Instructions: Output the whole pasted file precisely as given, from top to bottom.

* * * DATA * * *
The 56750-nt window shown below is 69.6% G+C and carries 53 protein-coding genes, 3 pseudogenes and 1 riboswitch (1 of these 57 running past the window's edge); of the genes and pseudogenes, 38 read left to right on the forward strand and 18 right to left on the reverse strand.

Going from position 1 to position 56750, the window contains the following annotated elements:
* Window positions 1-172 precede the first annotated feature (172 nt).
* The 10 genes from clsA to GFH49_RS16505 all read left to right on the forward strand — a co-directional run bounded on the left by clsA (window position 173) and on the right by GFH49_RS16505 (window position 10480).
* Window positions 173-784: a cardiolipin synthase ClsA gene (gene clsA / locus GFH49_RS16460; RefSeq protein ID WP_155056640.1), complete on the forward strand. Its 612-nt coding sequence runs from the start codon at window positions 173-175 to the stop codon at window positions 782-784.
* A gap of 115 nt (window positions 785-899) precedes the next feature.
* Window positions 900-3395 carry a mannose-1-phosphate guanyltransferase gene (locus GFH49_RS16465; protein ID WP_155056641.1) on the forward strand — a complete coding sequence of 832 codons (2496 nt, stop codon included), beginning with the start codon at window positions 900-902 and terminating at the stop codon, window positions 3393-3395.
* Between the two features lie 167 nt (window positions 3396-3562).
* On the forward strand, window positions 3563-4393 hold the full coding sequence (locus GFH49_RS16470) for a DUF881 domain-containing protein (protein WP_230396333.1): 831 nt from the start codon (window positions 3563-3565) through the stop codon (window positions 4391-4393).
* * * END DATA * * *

The 56750-nt window shown below is 69.6% G+C and carries 53 protein-coding genes, 3 pseudogenes and 1 riboswitch (1 of these 57 running past the window's edge); of the genes and pseudogenes, 38 read left to right on the forward strand and 18 right to left on the reverse strand.

Going from position 1 to position 56750, the window contains the following annotated elements:
* Window positions 1-172 precede the first annotated feature (172 nt).
* The 10 genes from clsA to GFH49_RS16505 all read left to right on the forward strand — a co-directional run bounded on the left by clsA (window position 173) and on the right by GFH49_RS16505 (window position 10480).
* Window positions 173-784: a cardiolipin synthase ClsA gene (gene clsA / locus GFH49_RS16460; RefSeq protein ID WP_155056640.1), complete on the forward strand. Its 612-nt coding sequence runs from the start codon at window positions 173-175 to the stop codon at window positions 782-784.
* A gap of 115 nt (window positions 785-899) precedes the next feature.
* Window positions 900-3395 carry a mannose-1-phosphate guanyltransferase gene (locus GFH49_RS16465; protein ID WP_155056641.1) on the forward strand — a complete coding sequence of 832 codons (2496 nt, stop codon included), beginning with the start codon at window positions 900-902 and terminating at the stop codon, window positions 3393-3395.
* Between the two features lie 167 nt (window positions 3396-3562).
* On the forward strand, window positions 3563-4393 hold the full coding sequence (locus GFH49_RS16470) for a DUF881 domain-containing protein (protein WP_230396333.1): 831 nt from the start codon (window positions 3563-3565) through the stop codon (window positions 4391-4393).